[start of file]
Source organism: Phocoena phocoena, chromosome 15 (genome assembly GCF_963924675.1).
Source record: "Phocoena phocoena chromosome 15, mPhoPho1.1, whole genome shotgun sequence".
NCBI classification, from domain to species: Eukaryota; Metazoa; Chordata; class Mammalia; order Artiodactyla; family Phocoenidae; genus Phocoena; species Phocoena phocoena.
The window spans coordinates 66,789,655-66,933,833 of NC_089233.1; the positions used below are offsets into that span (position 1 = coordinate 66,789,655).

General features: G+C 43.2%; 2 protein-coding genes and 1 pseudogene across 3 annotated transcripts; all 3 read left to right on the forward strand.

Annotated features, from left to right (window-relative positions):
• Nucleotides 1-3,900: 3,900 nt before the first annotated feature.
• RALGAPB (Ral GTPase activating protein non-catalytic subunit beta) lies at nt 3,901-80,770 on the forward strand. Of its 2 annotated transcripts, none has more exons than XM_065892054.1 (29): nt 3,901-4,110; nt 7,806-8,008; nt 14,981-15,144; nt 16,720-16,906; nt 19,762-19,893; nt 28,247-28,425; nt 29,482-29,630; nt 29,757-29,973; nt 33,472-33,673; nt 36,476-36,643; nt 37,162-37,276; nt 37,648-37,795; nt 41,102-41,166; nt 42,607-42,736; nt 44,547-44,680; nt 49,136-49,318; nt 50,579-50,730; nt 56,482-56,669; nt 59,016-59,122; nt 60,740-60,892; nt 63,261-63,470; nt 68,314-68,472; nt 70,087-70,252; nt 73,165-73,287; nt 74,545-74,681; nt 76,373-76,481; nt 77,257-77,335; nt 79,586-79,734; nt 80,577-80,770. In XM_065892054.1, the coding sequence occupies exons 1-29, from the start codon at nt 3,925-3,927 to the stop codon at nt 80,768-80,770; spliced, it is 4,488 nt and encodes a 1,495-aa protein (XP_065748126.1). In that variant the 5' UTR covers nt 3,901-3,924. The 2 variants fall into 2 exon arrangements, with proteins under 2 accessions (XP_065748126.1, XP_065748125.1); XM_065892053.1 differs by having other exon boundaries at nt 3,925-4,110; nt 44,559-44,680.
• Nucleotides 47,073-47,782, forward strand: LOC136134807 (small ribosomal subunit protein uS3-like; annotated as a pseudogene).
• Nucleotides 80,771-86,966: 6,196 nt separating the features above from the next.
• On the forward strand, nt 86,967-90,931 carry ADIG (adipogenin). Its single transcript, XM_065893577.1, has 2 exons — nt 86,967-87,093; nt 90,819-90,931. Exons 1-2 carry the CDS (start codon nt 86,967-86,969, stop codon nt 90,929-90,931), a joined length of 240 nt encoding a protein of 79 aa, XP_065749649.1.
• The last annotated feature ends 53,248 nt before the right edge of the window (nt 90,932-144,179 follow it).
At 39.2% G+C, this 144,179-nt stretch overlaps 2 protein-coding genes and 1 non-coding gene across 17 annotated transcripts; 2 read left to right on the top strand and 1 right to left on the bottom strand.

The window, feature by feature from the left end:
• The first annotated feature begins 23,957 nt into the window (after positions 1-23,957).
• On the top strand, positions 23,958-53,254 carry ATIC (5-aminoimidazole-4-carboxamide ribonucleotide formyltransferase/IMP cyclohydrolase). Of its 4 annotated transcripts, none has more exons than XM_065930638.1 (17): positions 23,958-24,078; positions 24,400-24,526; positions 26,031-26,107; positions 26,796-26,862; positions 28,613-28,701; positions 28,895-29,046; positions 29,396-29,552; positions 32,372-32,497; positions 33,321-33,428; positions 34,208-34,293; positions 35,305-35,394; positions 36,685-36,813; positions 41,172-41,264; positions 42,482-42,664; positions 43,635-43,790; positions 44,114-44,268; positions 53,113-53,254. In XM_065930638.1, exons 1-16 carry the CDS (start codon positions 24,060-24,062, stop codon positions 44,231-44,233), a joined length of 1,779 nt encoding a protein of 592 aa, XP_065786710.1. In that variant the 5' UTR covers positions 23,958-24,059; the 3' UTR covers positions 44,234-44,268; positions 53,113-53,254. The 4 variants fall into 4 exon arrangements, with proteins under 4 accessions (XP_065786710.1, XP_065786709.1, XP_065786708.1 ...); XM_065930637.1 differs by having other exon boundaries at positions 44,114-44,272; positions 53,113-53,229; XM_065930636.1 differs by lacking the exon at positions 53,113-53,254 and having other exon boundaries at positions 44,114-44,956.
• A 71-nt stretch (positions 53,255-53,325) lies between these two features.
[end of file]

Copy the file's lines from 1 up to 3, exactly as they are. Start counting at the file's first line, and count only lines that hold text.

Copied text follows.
Source organism: Phocoena phocoena, chromosome 15 (genome assembly GCF_963924675.1).
Source record: "Phocoena phocoena chromosome 15, mPhoPho1.1, whole genome shotgun sequence".
NCBI classification, from domain to species: Eukaryota; Metazoa; Chordata; class Mammalia; order Artiodactyla; family Phocoenidae; genus Phocoena; species Phocoena phocoena.